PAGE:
Will the Boomers make the '90s the Didactic Decade?


February 19, 1993|By MIKE LITTWIN

Decades refuse to come neatly wrapped. They're not like us -- slaves to some calendar. As an example, the '50s -- our longest decade -- began immediately after World War II and didn't end until Kennedy was killed. That was an 18-year decade.

The '80s began boldly with Reagan and Al Franken and slunk from sight along with Bush and Millie. Dead at age 12.

Clinton's election marked the beginning of the '90s. The decade is your basic unwritten page. We've got a lot of blanks to fill in. All we know so far is that it won't be the Zoe Baird Decade.

Defining a decade is a good little game. You can play along, postwar version.

The '50s were: When the American Century Took Hold and Everyone Moved to the Suburbs in Search of the Good Life, Which Was Everywhere You Looked, Including Your Fallout Shelter.

The '60s (1964-72): When Sex, Drugs, Nixon, Race, Vietnam, Revolution and Rock and Roll Killed Off Ozzie and Harriet.

The '70s (1973-80): When America Rested Up From the '60s, Disco Style.

The '80s: When It Was Good To Be a Business Major, an Army Major or a Domo (Major) and Bad for Just About Everyone Else.

The '90s?

We have what might be our first clue from Clinton's speech to Congress the other night. If he has his way, the '90s will be the decade When America Finally Got Serious.

Did you see Clinton?

He was serious. He was very serious. When the Republicans hooted him, he lectured them on the seriousness of the moment. His message was basically this: The party's over and somebody's gotta clean up, and, folks, it looks like we're the only ones left.

Does the tone of his speech surprise you? It shocks me.

Let's think about this for a minute. The party gets started after Ronald Reagan becomes the feel-good president. Reagan says it's morning in America, meaning we've got all night to party. His motto: Cut taxes, take the money and buy all the beer you can carry.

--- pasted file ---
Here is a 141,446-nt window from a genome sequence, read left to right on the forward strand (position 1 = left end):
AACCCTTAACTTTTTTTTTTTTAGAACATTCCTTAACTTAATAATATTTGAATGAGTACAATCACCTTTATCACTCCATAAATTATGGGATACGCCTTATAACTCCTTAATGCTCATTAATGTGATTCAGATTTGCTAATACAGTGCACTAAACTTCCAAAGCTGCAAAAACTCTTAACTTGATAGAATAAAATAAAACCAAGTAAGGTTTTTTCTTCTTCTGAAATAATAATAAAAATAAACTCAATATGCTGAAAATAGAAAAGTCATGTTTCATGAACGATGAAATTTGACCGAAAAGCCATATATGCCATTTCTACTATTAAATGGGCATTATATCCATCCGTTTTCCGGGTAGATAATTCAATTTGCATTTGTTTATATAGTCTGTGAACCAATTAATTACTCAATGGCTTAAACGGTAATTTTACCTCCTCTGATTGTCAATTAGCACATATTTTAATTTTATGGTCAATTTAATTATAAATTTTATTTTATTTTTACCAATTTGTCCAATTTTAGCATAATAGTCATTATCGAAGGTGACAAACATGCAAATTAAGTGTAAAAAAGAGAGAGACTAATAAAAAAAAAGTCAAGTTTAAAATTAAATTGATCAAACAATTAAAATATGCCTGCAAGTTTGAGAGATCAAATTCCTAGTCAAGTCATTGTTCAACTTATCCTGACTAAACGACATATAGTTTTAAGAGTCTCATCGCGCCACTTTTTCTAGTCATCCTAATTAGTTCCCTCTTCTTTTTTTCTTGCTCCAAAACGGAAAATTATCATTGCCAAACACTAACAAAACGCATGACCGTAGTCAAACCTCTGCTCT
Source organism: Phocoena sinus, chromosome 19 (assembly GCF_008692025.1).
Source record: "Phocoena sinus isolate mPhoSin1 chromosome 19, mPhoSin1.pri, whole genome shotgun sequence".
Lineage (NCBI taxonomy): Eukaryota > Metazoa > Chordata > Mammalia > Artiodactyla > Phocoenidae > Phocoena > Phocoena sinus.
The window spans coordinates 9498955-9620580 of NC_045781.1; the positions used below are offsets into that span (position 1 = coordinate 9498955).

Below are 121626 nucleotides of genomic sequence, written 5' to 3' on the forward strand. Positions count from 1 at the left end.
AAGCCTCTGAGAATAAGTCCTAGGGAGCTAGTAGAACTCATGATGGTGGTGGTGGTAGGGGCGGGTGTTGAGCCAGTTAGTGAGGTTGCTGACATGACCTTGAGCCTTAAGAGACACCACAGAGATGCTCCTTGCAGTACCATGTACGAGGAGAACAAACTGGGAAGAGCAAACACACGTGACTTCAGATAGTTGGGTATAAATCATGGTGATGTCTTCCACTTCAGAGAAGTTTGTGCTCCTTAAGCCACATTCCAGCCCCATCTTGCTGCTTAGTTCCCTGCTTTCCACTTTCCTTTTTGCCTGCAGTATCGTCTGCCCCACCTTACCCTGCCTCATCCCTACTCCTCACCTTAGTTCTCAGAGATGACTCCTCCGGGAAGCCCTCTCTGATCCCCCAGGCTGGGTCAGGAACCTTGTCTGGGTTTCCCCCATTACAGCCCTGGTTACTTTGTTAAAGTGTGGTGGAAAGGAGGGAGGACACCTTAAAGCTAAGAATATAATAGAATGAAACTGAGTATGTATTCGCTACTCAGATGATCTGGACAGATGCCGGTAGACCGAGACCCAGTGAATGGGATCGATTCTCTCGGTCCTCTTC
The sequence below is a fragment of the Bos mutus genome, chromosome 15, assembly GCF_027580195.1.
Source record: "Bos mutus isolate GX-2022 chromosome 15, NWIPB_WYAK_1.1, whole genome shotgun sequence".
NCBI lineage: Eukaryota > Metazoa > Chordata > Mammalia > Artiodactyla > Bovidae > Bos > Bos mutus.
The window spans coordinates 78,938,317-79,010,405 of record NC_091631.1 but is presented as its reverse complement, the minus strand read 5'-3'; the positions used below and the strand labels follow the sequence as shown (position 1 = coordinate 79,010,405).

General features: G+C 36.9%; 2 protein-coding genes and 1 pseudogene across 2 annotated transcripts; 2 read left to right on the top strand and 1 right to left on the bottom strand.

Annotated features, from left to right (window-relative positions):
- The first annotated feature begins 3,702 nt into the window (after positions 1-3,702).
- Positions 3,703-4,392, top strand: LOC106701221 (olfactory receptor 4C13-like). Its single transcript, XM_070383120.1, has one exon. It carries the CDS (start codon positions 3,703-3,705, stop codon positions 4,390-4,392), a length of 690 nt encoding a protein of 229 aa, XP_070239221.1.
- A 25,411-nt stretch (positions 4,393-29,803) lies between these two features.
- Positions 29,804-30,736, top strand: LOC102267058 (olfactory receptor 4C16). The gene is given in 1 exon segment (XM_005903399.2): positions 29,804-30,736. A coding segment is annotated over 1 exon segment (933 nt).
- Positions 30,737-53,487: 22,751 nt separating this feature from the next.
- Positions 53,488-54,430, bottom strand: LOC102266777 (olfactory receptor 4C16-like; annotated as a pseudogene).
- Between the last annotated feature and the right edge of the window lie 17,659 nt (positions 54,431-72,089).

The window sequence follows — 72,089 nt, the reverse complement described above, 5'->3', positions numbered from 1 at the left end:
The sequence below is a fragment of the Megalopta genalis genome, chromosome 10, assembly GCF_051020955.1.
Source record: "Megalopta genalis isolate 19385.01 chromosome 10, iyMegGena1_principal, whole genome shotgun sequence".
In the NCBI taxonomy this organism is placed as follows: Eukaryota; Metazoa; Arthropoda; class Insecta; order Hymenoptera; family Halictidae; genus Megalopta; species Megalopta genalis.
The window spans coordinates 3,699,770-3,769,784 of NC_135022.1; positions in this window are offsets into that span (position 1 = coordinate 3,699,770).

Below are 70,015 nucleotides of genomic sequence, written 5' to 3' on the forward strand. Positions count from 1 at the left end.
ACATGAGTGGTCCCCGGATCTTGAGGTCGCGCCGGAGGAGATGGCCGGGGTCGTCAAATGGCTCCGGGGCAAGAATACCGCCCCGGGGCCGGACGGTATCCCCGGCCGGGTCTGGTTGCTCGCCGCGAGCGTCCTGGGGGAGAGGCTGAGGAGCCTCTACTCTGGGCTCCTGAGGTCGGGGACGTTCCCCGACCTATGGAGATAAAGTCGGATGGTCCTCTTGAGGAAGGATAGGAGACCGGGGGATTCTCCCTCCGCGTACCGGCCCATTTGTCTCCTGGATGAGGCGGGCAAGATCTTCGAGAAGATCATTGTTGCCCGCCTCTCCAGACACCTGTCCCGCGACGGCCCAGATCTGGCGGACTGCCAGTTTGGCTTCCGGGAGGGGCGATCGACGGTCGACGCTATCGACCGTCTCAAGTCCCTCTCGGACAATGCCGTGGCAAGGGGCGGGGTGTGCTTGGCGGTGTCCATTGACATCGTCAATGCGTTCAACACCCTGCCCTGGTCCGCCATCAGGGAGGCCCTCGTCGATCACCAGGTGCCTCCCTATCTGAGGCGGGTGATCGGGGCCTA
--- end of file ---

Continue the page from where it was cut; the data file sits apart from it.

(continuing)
He was our grandfather. And suddenly Granddad was saying to stay out as late as we wanted.

OK, so we partied for 12 years -- not that everyone was invited; mostly it was guys with MBAs and expensive haircuts -- until the money ran out and they took our credit cards away.

Now, the Baby Boomers get in and say no more fun.

We'll go over this once more: The children of the '60s -- who gave us drugs, tie-dye and Jim Morrison -- are not only in charge, they're all of a sudden the voices of responsibility.

Hey, when the Baby Boomers play grown-up, they play GROWN-UP. With a vengeance.

You have to picture it. This is Mick Jagger saying the party's over.

Yeah, and they had to close down Woodstock because it was too muddy. Tune in, turn on, raise taxes?

Now, I know you're saying this is just Bill Clinton, the policy wonk, who didn't inhale, and wasn't Jimmy Carter just as big a downer as this guy. Well, he was. But it didn't take. Now, it isn't just Clinton. It's everyone. It's like that commercial on MTV when the fortysomething parent explains to his teen-age kid: We used up all the fun.

I was reading in Atlantic -- a magazine for smart people my wife bought me in the hope it would rub off -- that there's a reverse generation gap. It says the twentysomethings hate the fortysomethings. I don't see how that's possible. Who gave them "Stairway to Heaven"?

The magazine also pointed out that Boomers are actually neo-puritans. Atlantic is right on this one, of course. Told you, it was for smart people.

The Boomers have always been great moralizers. From Day One, when their parents began to raise them on Dr. Spock, the Boomers were sure they knew better than anyone else. They started lecturing in the '60s -- "Hey, hey, LBJ/How many kids did you kill today?" -- and haven't stopped.

And so, there Clinton was the other night, in front of everyone, willing to take this huge political risk by telling people what they should do to save themselves. If he's right, and if he can persuade Congress that he's right, he's got a chance to be the greatest president since FDR. He's also got a chance to be Jimmy Carter.

In either case, he'll be out selling his program in a great propaganda blitz. Nothing's really changed. It's still the loudest generation.

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